variation in food and combinations (e.g., proteins and carbohydrates), the specific foods they
consider desirable--Kosher, soul, those their parental or peer sub-cultures cherish--are a function
of acquired tastes. Moreover, the acquisition is often not the result of any conscious reasoning.
Teenagers do not prefer Cokes and french fries because they have calculated that such
consumption will enhance their peer standing; they feel that these are the right foods to consume
and typically are unaware how they gained such tastes.
Once children become adults, their preferences do not suddenly become immutable (like
the "Rocky Mountains," as Stigler and Becker put it(45)), independent, or hermetically sealed.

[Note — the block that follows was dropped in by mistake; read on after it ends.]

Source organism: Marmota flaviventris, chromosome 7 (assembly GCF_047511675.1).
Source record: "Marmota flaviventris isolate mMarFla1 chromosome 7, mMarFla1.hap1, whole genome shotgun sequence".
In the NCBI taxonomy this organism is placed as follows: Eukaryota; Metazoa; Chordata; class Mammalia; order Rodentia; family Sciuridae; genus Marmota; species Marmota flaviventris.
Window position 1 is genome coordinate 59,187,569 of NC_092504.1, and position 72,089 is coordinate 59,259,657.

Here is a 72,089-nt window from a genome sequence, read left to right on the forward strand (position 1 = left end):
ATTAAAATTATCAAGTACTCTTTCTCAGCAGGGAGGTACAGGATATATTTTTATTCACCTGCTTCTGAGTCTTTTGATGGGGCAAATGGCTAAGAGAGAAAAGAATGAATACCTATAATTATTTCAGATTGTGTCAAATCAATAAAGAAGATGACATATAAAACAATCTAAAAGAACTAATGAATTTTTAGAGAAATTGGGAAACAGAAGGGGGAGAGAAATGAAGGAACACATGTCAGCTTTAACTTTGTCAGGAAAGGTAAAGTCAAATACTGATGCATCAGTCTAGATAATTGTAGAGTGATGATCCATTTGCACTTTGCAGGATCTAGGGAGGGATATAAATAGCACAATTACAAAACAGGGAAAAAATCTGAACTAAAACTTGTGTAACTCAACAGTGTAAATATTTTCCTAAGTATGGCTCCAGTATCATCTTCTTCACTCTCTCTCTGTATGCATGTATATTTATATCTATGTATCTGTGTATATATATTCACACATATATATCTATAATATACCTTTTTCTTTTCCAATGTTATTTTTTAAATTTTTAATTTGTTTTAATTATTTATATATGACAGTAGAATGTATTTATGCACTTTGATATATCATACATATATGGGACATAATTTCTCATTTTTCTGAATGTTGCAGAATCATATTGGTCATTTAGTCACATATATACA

Non-rational processes continue to affect them. Persuasion is the term often used to refer to the
non-rational processes through which adult preferences are changed.(46) Persuasion works by non-rational means, such as identification with authority figures (like Minister Louis Farrakhan)
group enthusiasm generated through rituals and appeals (e.g., KKK leaders' calls for a cross
burning); and relating new forms of behavior to values that the person already holds in high
regard (e.g., convincing a non-activist to join a political demonstration on the grounds that the
person already believes in the ideals of political activism and in the cause the demonstration
seeks to advance). Persuasion is also part of processes such as acculturation (especially of
immigrants from other countries or of people moving within the same society from one area to
another where the sub-culture is different), religious conversions, joining social movements, or
joining a cult. Leadership, mass hysteria, mob rule, and propaganda are all forms of persuasion.
The issue at hand is highlighted by the debate over the role of advertising. Neoclassical